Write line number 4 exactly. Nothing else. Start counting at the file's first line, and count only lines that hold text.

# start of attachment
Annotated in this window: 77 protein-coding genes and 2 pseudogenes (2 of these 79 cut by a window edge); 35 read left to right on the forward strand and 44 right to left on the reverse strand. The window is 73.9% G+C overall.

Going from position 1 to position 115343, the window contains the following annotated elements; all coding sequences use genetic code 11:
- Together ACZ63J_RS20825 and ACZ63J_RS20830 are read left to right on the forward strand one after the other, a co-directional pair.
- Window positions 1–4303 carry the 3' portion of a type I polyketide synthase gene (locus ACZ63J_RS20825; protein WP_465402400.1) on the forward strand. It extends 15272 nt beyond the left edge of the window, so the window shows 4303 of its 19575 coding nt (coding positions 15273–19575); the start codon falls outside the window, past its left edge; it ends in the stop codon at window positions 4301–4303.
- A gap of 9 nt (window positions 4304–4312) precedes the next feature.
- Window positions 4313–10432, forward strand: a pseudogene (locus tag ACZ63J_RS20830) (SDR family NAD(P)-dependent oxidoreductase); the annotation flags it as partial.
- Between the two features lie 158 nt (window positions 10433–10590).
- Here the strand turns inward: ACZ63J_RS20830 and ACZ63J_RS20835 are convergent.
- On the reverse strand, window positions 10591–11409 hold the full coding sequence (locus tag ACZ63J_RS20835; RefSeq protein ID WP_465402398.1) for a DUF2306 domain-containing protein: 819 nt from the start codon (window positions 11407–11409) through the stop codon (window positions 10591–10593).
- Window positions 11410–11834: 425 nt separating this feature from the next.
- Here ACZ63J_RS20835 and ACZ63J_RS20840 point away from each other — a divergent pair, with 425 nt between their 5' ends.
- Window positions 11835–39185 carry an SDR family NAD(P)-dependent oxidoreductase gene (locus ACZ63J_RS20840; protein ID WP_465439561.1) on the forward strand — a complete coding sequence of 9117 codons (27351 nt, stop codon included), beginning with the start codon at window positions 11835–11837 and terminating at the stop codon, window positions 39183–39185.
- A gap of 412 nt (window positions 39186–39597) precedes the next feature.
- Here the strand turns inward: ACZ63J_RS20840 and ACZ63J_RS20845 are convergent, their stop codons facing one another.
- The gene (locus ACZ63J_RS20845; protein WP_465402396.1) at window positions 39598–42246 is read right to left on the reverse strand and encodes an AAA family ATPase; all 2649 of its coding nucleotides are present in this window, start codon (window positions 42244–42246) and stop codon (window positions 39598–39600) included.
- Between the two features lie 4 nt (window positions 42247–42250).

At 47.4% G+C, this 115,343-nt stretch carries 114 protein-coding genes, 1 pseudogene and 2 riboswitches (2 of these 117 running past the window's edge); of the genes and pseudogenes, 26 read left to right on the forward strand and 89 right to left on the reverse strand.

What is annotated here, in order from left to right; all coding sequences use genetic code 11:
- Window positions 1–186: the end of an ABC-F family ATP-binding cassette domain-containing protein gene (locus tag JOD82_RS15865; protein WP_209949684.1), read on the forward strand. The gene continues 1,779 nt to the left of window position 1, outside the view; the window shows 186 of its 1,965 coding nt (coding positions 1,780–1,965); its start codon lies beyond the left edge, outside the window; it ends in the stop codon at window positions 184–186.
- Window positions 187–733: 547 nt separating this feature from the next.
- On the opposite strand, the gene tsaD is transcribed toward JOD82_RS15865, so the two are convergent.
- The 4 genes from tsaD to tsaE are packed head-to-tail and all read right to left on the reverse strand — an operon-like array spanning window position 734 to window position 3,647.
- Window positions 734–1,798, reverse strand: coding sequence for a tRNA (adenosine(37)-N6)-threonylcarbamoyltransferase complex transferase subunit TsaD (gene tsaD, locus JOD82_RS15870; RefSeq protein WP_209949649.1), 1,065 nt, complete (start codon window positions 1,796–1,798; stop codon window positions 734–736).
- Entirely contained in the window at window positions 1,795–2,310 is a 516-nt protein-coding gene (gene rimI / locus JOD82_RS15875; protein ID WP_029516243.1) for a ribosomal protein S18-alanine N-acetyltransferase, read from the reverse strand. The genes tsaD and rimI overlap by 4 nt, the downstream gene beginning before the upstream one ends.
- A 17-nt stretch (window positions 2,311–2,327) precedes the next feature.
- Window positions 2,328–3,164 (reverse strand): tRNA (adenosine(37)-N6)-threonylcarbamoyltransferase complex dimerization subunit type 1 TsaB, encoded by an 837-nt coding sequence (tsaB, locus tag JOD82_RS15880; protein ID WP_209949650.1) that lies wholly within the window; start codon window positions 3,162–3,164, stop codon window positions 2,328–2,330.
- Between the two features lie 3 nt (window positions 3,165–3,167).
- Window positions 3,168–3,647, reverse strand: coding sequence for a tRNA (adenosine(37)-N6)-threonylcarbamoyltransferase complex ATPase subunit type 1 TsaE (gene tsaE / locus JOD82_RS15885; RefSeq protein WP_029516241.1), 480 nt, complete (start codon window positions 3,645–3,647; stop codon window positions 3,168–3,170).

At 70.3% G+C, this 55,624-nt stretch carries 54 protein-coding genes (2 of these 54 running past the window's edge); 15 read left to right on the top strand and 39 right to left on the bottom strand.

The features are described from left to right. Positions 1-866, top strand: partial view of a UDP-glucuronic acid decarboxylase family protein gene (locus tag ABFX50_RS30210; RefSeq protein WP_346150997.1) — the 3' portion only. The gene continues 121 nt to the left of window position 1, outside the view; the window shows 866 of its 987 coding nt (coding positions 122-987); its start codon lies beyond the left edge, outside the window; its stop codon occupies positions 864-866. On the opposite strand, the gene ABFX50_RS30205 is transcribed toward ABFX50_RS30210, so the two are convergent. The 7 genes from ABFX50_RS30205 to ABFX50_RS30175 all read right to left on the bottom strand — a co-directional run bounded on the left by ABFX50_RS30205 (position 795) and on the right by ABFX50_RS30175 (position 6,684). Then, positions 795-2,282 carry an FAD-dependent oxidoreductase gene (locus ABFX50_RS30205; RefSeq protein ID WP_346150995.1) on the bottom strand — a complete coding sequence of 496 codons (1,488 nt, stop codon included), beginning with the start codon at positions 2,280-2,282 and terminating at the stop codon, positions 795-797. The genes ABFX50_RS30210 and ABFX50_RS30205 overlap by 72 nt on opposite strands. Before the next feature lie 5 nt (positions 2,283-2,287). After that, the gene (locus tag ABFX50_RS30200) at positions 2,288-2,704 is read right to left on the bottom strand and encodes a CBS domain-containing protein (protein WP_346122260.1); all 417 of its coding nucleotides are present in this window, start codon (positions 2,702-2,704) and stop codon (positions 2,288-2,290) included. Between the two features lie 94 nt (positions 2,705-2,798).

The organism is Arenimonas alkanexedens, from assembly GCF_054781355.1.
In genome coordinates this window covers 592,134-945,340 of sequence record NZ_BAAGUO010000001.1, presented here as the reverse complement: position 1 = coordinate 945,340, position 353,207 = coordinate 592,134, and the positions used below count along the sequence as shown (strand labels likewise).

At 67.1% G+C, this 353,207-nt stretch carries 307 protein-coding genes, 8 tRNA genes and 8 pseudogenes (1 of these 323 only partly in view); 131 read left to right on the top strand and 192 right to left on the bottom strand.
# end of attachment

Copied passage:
- Window positions 1–4303 carry the 3' portion of a type I polyketide synthase gene (locus ACZ63J_RS20825; protein WP_465402400.1) on the forward strand. It extends 15272 nt beyond the left edge of the window, so the window shows 4303 of its 19575 coding nt (coding positions 15273–19575); the start codon falls outside the window, past its left edge; it ends in the stop codon at window positions 4301–4303.